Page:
The Mechanic (2011 film)
Theatrical Release Poster
|Directed by||Simon West|
|Story by||Lewis John Carlino|
|Music by||Mark Isham|
|Distributed by||CBS Films|
|Box office||$76.3 million|
The Mechanic is a 2011 American action thriller film directed by Simon West and starring Jason Statham and Ben Foster. Written by Lewis John Carlino and Richard Wenk, it is a remake of the 1972 film of the same name. Statham stars as Arthur Bishop, a professional assassin who specializes in making his hits look like accidents, suicides or the acts of petty criminals. It was released in the United States and Canada on January 28, 2011 to mixed reviews. A sequel was released on August 26, 2016.
Arthur Bishop, working as a "mechanic" (mafia slang for hitman), sneaks into the lavish home of a Colombian drug cartel leader and drowns him in his own pool. Upon returning home to Louisiana, he meets with friend and mentor Harry McKenna, who pays Bishop for his work.
Bishop is given a new assignment: kill Harry. Bishop's employer confirms by phone that the contract is correct, whereupon he requests a face-to-face meeting. Dean tells him about a failed mission in South Africa, in which agency assassins were killed.
Dean says that only himself and Harry knew the details of the mission, and that Harry had been paid for the contract details. Reluctantly, Bishop kills Harry with the latter's own gun and makes it look like a carjacking. At his funeral, Bishop meets Harry's reckless son Steve. Bishop stops Steve from trying to kill a would-be carjacker in a misguided attempt at cathartic vengeance. Steve convinces Bishop to train him as a mechanic. Adopting a chihuahua, he instructs Steve to take the dog with him to a coffee shop each day at the same time. As Steve settles into a routine, Bishop escalates training, taking him to observe a contract killing.
The target is a mechanic for another agency named Burke, who frequents the same coffee shop. Burke's only weaknesses are that he is interested in young men and small dogs. Burke makes his move on Steve and invites him out for drinks. Bishop instructs Steve to slip a large dose of Rohypnol into Burke's drink to cause an overdose. Steve ignores the instructions and goes with Burke to his apartment. When Burke begins to undress, Steve attempts to strangle him with a belt as he had seen Bishop do on a former assignment. Burke fights back, using his size advantage and experience, but Steve manages to kill Burke after much effort and a lengthy fight. Dean expresses his disapproval of Bishop involving Steve, and that violated the rules of the contract arrangement, but Bishop says that Harry and his arrangement was for price only, and Harry left the details up to Bishop.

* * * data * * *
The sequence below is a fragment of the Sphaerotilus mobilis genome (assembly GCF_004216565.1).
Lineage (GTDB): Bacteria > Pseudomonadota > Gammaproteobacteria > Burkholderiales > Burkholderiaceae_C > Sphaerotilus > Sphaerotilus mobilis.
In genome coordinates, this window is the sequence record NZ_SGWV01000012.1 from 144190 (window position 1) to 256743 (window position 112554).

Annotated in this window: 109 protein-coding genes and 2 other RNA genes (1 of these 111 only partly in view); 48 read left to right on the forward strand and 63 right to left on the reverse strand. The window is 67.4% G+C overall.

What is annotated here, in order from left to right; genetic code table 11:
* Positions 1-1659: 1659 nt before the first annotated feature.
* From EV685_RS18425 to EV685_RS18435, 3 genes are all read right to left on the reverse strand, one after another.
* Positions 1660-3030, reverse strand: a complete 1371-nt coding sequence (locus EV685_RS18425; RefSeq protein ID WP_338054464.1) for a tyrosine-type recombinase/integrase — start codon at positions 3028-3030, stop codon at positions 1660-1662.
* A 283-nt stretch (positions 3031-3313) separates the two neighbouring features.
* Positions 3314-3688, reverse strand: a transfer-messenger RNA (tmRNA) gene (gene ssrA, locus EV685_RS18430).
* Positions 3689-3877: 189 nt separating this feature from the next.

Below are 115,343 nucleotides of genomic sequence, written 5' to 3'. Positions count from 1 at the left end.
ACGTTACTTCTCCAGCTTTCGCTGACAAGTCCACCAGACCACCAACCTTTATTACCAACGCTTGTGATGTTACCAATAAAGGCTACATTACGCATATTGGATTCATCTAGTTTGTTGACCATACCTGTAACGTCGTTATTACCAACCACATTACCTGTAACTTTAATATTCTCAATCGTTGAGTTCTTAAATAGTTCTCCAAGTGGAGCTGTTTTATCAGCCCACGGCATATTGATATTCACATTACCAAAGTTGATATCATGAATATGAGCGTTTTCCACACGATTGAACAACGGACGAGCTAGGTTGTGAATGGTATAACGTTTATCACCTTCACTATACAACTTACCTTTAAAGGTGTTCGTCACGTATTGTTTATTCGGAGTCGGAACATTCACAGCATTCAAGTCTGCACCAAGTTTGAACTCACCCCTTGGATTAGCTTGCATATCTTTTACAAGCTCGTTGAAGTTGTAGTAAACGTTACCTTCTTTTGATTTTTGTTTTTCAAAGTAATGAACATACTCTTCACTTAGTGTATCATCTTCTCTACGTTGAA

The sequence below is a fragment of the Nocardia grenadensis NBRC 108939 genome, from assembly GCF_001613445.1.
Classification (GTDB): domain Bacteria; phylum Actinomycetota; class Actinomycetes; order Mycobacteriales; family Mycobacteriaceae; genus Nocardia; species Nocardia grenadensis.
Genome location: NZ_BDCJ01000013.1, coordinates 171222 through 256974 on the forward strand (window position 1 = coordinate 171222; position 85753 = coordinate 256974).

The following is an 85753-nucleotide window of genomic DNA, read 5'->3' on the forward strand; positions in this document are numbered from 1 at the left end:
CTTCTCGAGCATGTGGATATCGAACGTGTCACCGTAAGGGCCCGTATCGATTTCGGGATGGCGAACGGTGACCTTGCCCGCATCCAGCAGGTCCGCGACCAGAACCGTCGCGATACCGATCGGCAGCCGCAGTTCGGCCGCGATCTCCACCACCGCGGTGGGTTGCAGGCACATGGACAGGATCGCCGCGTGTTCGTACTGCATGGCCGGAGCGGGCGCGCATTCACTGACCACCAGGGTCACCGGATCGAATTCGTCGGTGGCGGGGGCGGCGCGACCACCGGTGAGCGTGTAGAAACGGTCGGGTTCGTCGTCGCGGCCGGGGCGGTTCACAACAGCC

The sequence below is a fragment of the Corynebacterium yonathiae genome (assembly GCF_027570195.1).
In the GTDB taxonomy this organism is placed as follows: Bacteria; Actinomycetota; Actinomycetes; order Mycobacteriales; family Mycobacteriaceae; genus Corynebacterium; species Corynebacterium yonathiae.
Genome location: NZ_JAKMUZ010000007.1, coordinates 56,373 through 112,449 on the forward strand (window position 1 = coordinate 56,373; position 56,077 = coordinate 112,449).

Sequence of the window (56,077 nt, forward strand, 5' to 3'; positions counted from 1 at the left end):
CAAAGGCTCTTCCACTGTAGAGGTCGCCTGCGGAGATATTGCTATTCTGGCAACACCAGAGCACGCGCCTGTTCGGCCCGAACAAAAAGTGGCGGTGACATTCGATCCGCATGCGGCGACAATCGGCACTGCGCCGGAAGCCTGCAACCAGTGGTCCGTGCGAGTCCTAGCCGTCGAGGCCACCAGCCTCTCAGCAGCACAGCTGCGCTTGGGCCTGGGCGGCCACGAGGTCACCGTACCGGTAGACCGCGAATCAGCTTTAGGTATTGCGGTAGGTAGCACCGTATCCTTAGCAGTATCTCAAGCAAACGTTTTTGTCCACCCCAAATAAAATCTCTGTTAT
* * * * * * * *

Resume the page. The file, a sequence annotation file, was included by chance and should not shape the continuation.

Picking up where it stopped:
Bishop's next contract is to kill cult leader Andrew Vaughn. They plan to inject their victim with adrenaline to simulate a heart attack, for which the paramedics would administer a fatal dose of epinephrine. While Bishop and Steve are preparing for the hit, Vaughn's doctor arrives, and he sets Vaughn up with an IV of ketamine, which will inhibit the adrenaline's effects. The hit men decide to suffocate him instead, but are discovered after killing Vaughn and are forced into a shootout with the guards; they slip away and fly home separately.
At the airport, Bishop sees a supposed victim of the mission that Harry allegedly sold out. He confronts the other mechanic, who tells Bishop that he was paid by Dean to kill the other mechanics in South Africa and fake his death so that Dean could engineer the failed mission to cover up his own shady dealings; he also reveals that Dean framed Harry and that he tricked Bishop into killing his friend.
The mechanic then attempts to kill Bishop and after a struggle between the two professionals, Bishop ends up killing him. Bishop is later ambushed by a hit squad: after killing them, he discovers that Dean was behind the hit. Bishop goes home to call Steve, only to find that Steve has been ambushed. Bishop directs Steve to a hidden gun, which Steve uses to kill his attackers. Steve gathers supplies for their new mission while Bishop plots how to get to Dean. In the process, Steve finds his father's gun and realizes that Bishop killed Harry.
Bishop and Steve kill Dean in an ambush: on the way back, Bishop notices Steve carrying Harry's gun. When they stop for gas, Steve floods the ground with fuel while pretending to fill the tank. He walks a safe distance and shoots the gas, blowing up the truck with Bishop still inside.
Steve returns to the house and performs two actions that Bishop told him not to do: playing a record on the turntable, and taking the 1966 Jaguar E-Type. As he is driving away, Steve finds a note on the passenger seat: "Steve, if you're reading this, then you're dead!", which he laughs off as a joke before the car explodes, killing him. Bishop's house is destroyed by a chain reaction of explosions.
Back at the gas station, a security video reveals that Bishop had escaped from the truck, seconds before the explosion. Bishop gets into a spare truck and drives away.